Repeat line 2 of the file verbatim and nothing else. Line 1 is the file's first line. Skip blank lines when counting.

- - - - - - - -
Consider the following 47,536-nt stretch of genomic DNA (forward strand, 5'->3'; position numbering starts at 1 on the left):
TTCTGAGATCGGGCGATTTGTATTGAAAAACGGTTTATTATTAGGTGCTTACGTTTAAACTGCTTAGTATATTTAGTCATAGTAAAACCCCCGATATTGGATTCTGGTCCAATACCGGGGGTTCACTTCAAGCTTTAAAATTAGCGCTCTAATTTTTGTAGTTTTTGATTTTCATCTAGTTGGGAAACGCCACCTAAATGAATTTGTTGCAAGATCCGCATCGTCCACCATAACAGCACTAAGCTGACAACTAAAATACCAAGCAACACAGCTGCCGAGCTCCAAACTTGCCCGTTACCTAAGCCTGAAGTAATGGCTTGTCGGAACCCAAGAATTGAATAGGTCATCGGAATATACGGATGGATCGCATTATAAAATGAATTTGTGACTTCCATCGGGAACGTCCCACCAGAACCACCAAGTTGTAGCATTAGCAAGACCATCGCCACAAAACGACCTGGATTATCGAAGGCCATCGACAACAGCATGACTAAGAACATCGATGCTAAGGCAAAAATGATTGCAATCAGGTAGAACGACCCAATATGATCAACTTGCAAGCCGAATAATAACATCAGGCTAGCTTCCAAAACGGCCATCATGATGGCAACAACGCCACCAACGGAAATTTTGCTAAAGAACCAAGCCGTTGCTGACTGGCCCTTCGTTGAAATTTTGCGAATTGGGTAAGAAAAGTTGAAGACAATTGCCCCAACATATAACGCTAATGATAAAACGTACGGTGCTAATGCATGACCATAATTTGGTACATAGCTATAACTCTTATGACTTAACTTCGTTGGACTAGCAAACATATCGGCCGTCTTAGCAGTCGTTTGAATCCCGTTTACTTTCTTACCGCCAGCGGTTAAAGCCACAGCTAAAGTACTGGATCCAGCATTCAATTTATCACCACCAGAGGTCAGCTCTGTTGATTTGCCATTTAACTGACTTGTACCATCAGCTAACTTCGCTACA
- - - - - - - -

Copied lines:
TTCTGAGATCGGGCGATTTGTATTGAAAAACGGTTTATTATTAGGTGCTTACGTTTAAACTGCTTAGTATATTTAGTCATAGTAAAACCCCCGATATTGGATTCTGGTCCAATACCGGGGGTTCACTTCAAGCTTTAAAATTAGCGCTCTAATTTTTGTAGTTTTTGATTTTCATCTAGTTGGGAAACGCCACCTAAATGAATTTGTTGCAAGATCCGCATCGTCCACCATAACAGCACTAAGCTGACAACTAAAATACCAAGCAACACAGCTGCCGAGCTCCAAACTTGCCCGTTACCTAAGCCTGAAGTAATGGCTTGTCGGAACCCAAGAATTGAATAGGTCATCGGAATATACGGATGGATCGCATTATAAAATGAATTTGTGACTTCCATCGGGAACGTCCCACCAGAACCACCAAGTTGTAGCATTAGCAAGACCATCGCCACAAAACGACCTGGATTATCGAAGGCCATCGACAACAGCATGACTAAGAACATCGATGCTAAGGCAAAAATGATTGCAATCAGGTAGAACGACCCAATATGATCAACTTGCAAGCCGAATAATAACATCAGGCTAGCTTCCAAAACGGCCATCATGATGGCAACAACGCCACCAACGGAAATTTTGCTAAAGAACCAAGCCGTTGCTGACTGGCCCTTCGTTGAAATTTTGCGAATTGGGTAAGAAAAGTTGAAGACAATTGCCCCAACATATAACGCTAATGATAAAACGTACGGTGCTAATGCATGACCATAATTTGGTACATAGCTATAACTCTTATGACTTAACTTCGTTGGACTAGCAAACATATCGGCCGTCTTAGCAGTCGTTTGAATCCCGTTTACTTTCTTACCGCCAGCGGTTAAAGCCACAGCTAAAGTACTGGATCCAGCATTCAATTTATCACCACCAGAGGTCAGCTCTGTTGATTTGCCATTTAACTGACTTGTACCATCAGCTAACTTCGCTACA